In a landmark decision for children, leaders at COP28 agreed to an “expert dialogue” on the disproportionate effects of climate change on children to take place at the Bonn climate change conference in 2024. This means for the first time in almost 30 years there will be a formal space on the UNFCCC agenda dedicated to discussing children’s specific vulnerabilities and needs. Save the Children hopes it will mark the beginning of the meaningful integration of children into the negotiations and set a precedent for them to play a more active role in discussions going forward.

Kelley Toole, Global Head of Climate Change at Save the Children, said: “Hopefully this is just the first step towards a COP process that prioritises children’s rights, needs, voices and equity, because the decisions made in climate negotiations today will have a huge impact on them, now and in the future.”

Save the Children is also pleased to see the adoption of a new fund for loss and damage on the first day of COP28. While this is as a step in the right direction towards tackling intergenerational injustice, more needs to be done to urgently fill the fund in order to protect children now and in the future, and to ensure the fund serves the people on the frontlines of the climate crisis, particularly children.


  1. Protection of schools on the political agenda in Burkina Faso

Protecting schools from attack is now at the forefront of the political agenda in Burkina Faso, thanks to the creation by the government of a Safe Schools Declaration (SSD) steering committee.

As of July this year, as many as a quarter of Burkina Faso’s schools had been forced to close due to conflict, depriving one million children of their right to an education.

Save the Children, which along with other organisations played a leading role in the creation of this committee, said it will provide a conducive framework to promote SSD guidelines, effectively monitor attacks on schools, and above all support stakeholders to protect schools, learners and teachers.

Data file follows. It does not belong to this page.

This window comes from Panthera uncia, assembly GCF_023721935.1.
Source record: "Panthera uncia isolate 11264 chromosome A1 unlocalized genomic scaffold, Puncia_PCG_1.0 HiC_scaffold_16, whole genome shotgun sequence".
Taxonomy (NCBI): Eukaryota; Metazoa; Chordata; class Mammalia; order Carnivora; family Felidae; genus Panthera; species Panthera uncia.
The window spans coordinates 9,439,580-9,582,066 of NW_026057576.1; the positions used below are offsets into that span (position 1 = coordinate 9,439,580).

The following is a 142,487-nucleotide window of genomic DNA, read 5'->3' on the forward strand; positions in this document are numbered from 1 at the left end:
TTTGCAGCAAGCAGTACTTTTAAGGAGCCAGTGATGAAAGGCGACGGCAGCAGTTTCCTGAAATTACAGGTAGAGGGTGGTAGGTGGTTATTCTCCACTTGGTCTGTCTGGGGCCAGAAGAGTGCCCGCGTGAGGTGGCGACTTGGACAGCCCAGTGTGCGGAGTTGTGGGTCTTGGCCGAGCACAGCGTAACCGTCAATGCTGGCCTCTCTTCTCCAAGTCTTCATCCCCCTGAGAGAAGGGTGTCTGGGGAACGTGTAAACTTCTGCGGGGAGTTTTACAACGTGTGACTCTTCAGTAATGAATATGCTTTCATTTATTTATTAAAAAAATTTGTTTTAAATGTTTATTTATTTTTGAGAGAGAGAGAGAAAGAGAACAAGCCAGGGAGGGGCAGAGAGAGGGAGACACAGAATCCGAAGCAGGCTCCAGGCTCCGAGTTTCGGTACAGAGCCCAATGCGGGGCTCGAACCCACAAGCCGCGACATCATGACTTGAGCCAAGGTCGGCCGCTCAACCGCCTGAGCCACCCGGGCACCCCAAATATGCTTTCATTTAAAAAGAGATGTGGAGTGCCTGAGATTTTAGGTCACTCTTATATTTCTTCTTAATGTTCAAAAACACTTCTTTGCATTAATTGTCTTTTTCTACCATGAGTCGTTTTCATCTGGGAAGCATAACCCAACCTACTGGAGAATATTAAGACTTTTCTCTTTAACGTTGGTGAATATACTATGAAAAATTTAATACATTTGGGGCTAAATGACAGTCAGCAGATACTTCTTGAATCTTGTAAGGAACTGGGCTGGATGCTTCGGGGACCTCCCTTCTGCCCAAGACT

1. Foster parenting in Côte d’Ivoire

The government in Côte d’Ivoire has adopted a decree to regulate foster families, so that children who are deprived of care from their biological parents can now be cared for in a family structure rather than institutional care – something that is essential for children’s health and wellbeing, as stated in the Convention of the Rights of the Child.

This is a huge win for children in Côte d’Ivoire, particularly children engaged in child labour and unaccompanied child migrants, who face a range of protection issues. It comes after Save the Children, the Côte d’Ivoire government and other stakeholders piloted initiatives in the field. 




For more information please contact:

Emily Wight, Emily.Wight@savethechildren.org;

Our media out of hours (BST) contact is media@savethechildren.org.uk / +44(0)7831 650409


Please also check our Twitter account @Save_GlobalNews for news alerts, quotes, statements and location Vlogs.

[i] The “Beads by Breath” project was launched in 2016 in partnership with National and County Government Ministries of Health, World Food Program, Action Contre La Faim (ACF), International Rescue Committee (IRC) and UNICEF.